In all my time on Wall Street, there was one question I would get from other investors and traders that always irked me...
"So what do you think?"
As soon as someone asked me that question, I would answer with something generic like "It could go either way." I did this because I came to realize that 95% of people on Wall Street don't actually care what you think... They just want you to hear what they think.
They would ask the question just to start the conversation so they could talk.
There's no shortage of opinions in this business. Yet thoughts and opinions are of little importance to me – it only matters what you do. This is a results-driven game – you win or lose in the markets by your actions.
But when I encountered this opinion about the tech markets recently, I decided to take a closer look...
Now, anyone who knows me well knows I don't read Wall Street research. It isn't that there isn't great info around – there absolutely is. But I know my strategy and what I do. And I don't want to be influenced by what other folks think.
I'm also not one to tell people they are wrong or insult what they think or do. There is not a soul on this planet who is right 100% of the time. The stock market humbles everyone at some point, so I'd rather not put negative energy toward a difference of opinion.
But every now and then a headline will catch my attention. And in late October, I saw a headline that did just that...
Hedge-fund manager David Einhorn of Greenlight Capital told investors that not only are technology stocks in a bubble, but more importantly, that bubble popped on September 2.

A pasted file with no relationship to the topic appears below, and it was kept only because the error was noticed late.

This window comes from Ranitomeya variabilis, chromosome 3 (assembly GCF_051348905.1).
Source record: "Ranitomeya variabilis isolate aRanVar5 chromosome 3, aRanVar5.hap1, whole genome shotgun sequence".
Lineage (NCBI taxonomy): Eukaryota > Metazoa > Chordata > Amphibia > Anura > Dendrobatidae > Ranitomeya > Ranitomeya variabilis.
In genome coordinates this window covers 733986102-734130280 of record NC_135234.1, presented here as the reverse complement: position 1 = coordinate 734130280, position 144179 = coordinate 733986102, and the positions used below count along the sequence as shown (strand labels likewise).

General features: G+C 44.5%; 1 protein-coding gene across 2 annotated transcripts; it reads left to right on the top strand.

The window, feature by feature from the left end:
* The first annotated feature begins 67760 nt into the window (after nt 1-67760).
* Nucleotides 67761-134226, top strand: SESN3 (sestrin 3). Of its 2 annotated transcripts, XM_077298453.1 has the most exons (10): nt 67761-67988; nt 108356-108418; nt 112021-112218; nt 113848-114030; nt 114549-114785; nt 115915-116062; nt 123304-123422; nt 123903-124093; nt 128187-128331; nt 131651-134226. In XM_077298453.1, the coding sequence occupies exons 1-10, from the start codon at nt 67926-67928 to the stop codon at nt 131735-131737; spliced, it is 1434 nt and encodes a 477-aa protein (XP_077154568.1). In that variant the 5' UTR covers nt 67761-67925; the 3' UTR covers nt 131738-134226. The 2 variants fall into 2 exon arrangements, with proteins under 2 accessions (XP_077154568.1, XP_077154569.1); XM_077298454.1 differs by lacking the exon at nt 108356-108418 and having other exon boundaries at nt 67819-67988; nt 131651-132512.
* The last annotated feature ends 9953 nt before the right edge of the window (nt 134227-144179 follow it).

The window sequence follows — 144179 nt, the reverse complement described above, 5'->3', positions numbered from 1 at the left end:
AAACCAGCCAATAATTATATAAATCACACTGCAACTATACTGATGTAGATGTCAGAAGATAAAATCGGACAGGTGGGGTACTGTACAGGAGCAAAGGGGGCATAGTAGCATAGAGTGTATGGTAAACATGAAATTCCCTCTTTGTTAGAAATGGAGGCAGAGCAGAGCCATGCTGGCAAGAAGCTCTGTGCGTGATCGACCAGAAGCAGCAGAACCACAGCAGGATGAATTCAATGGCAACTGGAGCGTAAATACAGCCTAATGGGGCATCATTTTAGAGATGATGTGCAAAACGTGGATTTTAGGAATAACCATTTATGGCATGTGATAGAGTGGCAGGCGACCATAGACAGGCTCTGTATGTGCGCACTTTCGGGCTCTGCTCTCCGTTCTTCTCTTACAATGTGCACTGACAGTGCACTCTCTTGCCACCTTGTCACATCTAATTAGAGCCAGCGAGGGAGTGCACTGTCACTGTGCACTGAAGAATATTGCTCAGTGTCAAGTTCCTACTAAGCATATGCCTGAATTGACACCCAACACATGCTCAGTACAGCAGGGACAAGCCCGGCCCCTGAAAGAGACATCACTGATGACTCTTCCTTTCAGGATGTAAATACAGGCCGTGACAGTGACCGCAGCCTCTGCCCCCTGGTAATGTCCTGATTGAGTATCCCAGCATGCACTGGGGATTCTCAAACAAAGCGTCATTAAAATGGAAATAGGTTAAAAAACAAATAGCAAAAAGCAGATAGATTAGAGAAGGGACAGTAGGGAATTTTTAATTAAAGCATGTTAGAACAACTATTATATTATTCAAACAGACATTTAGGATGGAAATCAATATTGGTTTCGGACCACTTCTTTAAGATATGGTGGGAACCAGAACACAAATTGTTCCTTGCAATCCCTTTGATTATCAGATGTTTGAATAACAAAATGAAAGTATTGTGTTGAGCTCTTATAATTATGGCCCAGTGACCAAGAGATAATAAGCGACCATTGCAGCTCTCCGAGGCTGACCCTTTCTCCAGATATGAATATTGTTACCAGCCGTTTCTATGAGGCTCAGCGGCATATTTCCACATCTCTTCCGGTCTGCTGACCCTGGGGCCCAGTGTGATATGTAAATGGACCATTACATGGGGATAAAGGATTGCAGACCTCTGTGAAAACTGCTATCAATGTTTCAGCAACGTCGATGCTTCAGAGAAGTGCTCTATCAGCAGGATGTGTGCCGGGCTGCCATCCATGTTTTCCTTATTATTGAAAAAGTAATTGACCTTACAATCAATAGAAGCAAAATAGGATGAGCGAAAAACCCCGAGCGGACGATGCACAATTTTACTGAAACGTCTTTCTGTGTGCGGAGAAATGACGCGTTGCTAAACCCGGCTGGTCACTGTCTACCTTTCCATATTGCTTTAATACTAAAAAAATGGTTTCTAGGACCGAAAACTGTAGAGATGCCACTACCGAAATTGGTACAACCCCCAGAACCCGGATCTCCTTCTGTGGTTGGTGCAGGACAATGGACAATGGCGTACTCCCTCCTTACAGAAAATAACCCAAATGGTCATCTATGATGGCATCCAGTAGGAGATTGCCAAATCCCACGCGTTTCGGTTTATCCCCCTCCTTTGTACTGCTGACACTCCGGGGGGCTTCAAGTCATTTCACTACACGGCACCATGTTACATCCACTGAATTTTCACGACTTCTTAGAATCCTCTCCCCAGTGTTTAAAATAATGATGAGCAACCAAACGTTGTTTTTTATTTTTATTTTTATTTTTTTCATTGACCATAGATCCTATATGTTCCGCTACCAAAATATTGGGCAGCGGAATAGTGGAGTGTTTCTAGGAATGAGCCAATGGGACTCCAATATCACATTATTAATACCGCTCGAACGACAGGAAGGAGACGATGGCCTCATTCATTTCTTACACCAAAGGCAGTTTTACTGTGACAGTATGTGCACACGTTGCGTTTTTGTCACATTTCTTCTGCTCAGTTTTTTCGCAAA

To his credit, Einhorn did say his tech-bubble top call may be disproven. But any time I see someone mention a specific date, it catches my eye. I do relentless research on time and price in the markets.
So I wanted to dive into this call a bit more. And if you're in doubt that tech stocks can keep going higher, you might be surprised...
The technology sector has led the way up since the March market low. The Nasdaq 100 is up more than 75%. However, within the tech sector, one specific industry is up even more... with a 100%-plus rally since the March low.
Semiconductors are the leader.
This is the most important sector in tech. Why? Well, if we look at history, it's clear that semiconductors can tell us a lot about the direction of tech stocks as a whole.
The only time frame that's similar to the current bubble is that of 1999 to 2000. And semiconductors led then, too. But the top was marked when semiconductors made a lower high than the Nasdaq.
This is key. Take a look at the chart below...
The semiconductor index, or the "SOX," is labeled in red, and the Nasdaq 100 in blue. Look what happened going into the 2000 tech-bubble top... The SOX made a lower high on March 24 (marked with green circles), while the Nasdaq 100 made a higher high (marked with blue circles).
When semiconductors stopped leading, that was the big warning. That is the price divergence that signals weakness ahead.
So what does the spread between these two indexes look like now in 2020?